I would most like then details of how to check if it is saturating... or how to
    attribute it to a thermal problem that some others mentioned.

    A doctor in passing mentioned to look at the BH curve and that he thought I was
    going back and forth and that eventaully settling somewhere towards the
    middle... however, the books I am reading describe this all different - some
    say moving the whole curve up or down until it is symetric (how long does that
    take?) Others mention jacking it up, like someone mentioned here where you
    drive into saturation more... so I'm still confused what and how to check...

    1. Do the results I mentioned tell you guys anything?
    I took voltage measurements over the 1ohm and they droped over 6 minutes from
    100mvRMS to 72 mv... and at 6 minutes was stable or at least moving so slow
    that I stopped taking measurements around here...
    NOTE I am confused on the measurements a bit as this gives a peak rms current
    of like 62mA for my resistor value. However, with the powersupply it seems more
    like it should be higher... plus the voltage signal I was able to get off the
    scope a few times puts it higher at 140mA peak/98marms, but as i mentioned
    having to put the gnd clip on one side of the sense resistor that has a
    changing voltage can give me a wacky signal sometimes with the scope so I
    wasn't sure on the scopes signal - except that it somtimes matches the
    "expected" dirve current signal from the book which was reasurring.

    - So I know that voltage drop (and thus current drop) is a problem, but what
    does it mean? (Also like I asked before, the BH curve material claims if it was
    saturating it should be drawing more current... and it does say the L won't
    support the voltage as it saturates. So why is current dropping if it is
    saturating. Or has it saturated hard and is somehow settling out of this or
    something.... ie. the more current draw occurts very quick at the start...)

    For example, I drove a different coil with a signal generator using same signal
    and it didn't change the voltage over the sense resistor - however, obviously a
    signal generator didn't have much drive current. So that is my reasoning to
    decrease the current in my system - HOWEVER, that will make my field quite a
    bit weaker. Which is just a whole different issue.

    So basically I should try and get these values for an X-Y plot?
    I have to check the L voltage but if it is dropping like the R (and thus
    current) I mentioned, this XY plot should be growing exponentially.
    So that would confirm it is going into Saturation... over a long period of
    However, you think it is due to asymetrical drive current, not the coil?
  6. Robert Baer

    Robert Baer Guest

    As long as the inductor is capacitively coupled and there is no DC
    current via a resistor or FET, then the average bias is zero.
    Does not matter what the waveform is (within reasonable limits), that
    will be true.
    Even if the drive is so large as to saturate the core, it will tend to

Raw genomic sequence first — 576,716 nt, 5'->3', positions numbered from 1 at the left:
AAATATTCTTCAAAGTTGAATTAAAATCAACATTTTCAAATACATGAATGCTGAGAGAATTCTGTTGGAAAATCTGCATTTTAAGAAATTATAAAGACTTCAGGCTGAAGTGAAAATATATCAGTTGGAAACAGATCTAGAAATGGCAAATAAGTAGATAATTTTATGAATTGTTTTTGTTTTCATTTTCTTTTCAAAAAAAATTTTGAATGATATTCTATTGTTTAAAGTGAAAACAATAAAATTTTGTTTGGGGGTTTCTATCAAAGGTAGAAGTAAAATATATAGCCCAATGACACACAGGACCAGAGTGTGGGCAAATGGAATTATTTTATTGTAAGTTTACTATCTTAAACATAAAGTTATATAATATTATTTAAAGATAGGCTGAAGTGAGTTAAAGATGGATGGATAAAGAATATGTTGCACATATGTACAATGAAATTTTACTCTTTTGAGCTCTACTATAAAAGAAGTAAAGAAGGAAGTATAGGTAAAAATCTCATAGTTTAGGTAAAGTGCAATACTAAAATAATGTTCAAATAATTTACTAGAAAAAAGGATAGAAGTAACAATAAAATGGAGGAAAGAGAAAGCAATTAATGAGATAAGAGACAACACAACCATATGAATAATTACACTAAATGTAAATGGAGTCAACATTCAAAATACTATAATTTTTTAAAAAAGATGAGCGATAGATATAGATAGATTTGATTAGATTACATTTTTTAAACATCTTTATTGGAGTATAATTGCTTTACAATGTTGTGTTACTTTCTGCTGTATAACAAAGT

be symmetrical as the DC average is still zero.

    However, what you report sounds like that there is a DC bias from some
    source, so check the circuit carefully; even put an analog meter in
    series with the inductor (a DVM could miss sampling "critical" parts and
    might not read average, or the aliasing may give useless widely varying
  7. Arch-lab

    Arch-lab Guest

    One amp goes to a C, then there is an L, then there is an R, then there
    is the other Opamp. Not sure what you mean by FET. I didn't mention having a
    FET in the circuit. I have those two lines being driven opposite +/-5V by high
    current output opamps, then the descirbed series RLC. Where R right now is
    just my own 1.6ohm sense resistor for debugging. NOTE MY CIRCUIT IS IN is being driven at its resonant frequency incase that helps you.

    Could it take this long for the BH curve to settle? I read somewhere that at
    the start Bmax and -Bmin usually aren't equal as we are starting from H=0,B=0,
    so basically the whole curve moves down slowly to make the BH curve symetrical
    (i.e. Bmax = Bmin). Could this take minutes?
    Can this have anthing to do with the coils heating up that I have heard
    about but haven't heard explained. AND most importatn as I noted - I don't FEEL
    ANY heat with my finger. However, I can't touch the core, but the coils seem
    Tomorrow I plan to try a larger R value to to limit the drive current. Today
    I confirmed that the voltage over the L does drop from 100Vpp to 74Vpp over
    about 4 minutes. (Exponentially, so in the 70x-ish V range its slow droop). So
    I am quite convinced that the current is too high. This supports the
    description that I have heard that when it saturates the L can't support the vo
    ltage any longer. However, it still doesn't support that I also heard it should
    draw MORE current beucase the voltage drops at the same time over my resistor
    so current is going down as this is occuring not up.
    I don't see how DC could get through the capacitor. But I will see if I can
    check for this somehow, I don't have an analog meter for this though.
  8. Arch-lab

    Arch-lab Guest

    L=5mH, r=1.69ohm, C=35pF, resonant frequency its being driven at 12kHz, current
    drops from 60mArms to 44-ish rms in 4 minutes at this same time coil voltage
    drop 100Vpp to 74Vpp. Circuit as described in other posts.
  9. SioL

    SioL Guest

    Does the inductor get warm?

  10. N. Thornton

    N. Thornton Guest

    I think the L is so small as to be unnoticeable. This isnt being run
    as an inductor in the usual sense. Perhaps the OP wants to tell us
    what theyre doing and why.

    Regards, NT
  11. Don't forget that will reduce the Q of your series-resonant circuit.
    What convinces you of that?
    The current is going down. OK, how hot are the op-amps getting? Maybe
    they are running into thermal shutdown. Maybe your circuit is drifting
    off resonance: that would affect the current considerably.

    The effects you observe don't seem to be explainable at all by
    'saturation' This is an *instantaneous* thing (well, it takes a quarter-